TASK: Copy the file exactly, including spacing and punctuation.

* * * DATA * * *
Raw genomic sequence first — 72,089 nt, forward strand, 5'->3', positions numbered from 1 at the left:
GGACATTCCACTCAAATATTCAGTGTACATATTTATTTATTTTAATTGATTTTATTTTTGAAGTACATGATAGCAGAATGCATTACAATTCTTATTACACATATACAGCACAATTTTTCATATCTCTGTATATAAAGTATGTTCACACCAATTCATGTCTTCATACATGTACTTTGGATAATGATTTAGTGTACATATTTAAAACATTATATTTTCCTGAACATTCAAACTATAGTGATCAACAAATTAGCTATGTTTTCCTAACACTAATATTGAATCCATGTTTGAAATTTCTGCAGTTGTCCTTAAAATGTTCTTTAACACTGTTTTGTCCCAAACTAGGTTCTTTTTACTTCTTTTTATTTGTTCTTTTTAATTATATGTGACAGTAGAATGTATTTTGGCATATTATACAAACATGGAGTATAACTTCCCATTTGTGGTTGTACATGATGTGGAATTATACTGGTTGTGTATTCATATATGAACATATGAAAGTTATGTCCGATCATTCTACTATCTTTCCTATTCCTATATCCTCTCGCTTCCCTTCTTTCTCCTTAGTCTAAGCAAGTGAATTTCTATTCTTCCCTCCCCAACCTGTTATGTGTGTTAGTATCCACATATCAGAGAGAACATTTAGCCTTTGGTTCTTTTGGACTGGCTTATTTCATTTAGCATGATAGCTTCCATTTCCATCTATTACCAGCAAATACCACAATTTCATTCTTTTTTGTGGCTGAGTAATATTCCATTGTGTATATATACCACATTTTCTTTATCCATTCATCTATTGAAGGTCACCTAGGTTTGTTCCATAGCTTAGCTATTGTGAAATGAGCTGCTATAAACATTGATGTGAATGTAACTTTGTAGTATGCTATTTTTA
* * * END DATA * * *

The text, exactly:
Raw genomic sequence first — 72,089 nt, forward strand, 5'->3', positions numbered from 1 at the left:
GGACATTCCACTCAAATATTCAGTGTACATATTTATTTATTTTAATTGATTTTATTTTTGAAGTACATGATAGCAGAATGCATTACAATTCTTATTACACATATACAGCACAATTTTTCATATCTCTGTATATAAAGTATGTTCACACCAATTCATGTCTTCATACATGTACTTTGGATAATGATTTAGTGTACATATTTAAAACATTATATTTTCCTGAACATTCAAACTATAGTGATCAACAAATTAGCTATGTTTTCCTAACACTAATATTGAATCCATGTTTGAAATTTCTGCAGTTGTCCTTAAAATGTTCTTTAACACTGTTTTGTCCCAAACTAGGTTCTTTTTACTTCTTTTTATTTGTTCTTTTTAATTATATGTGACAGTAGAATGTATTTTGGCATATTATACAAACATGGAGTATAACTTCCCATTTGTGGTTGTACATGATGTGGAATTATACTGGTTGTGTATTCATATATGAACATATGAAAGTTATGTCCGATCATTCTACTATCTTTCCTATTCCTATATCCTCTCGCTTCCCTTCTTTCTCCTTAGTCTAAGCAAGTGAATTTCTATTCTTCCCTCCCCAACCTGTTATGTGTGTTAGTATCCACATATCAGAGAGAACATTTAGCCTTTGGTTCTTTTGGACTGGCTTATTTCATTTAGCATGATAGCTTCCATTTCCATCTATTACCAGCAAATACCACAATTTCATTCTTTTTTGTGGCTGAGTAATATTCCATTGTGTATATATACCACATTTTCTTTATCCATTCATCTATTGAAGGTCACCTAGGTTTGTTCCATAGCTTAGCTATTGTGAAATGAGCTGCTATAAACATTGATGTGAATGTAACTTTGTAGTATGCTATTTTTA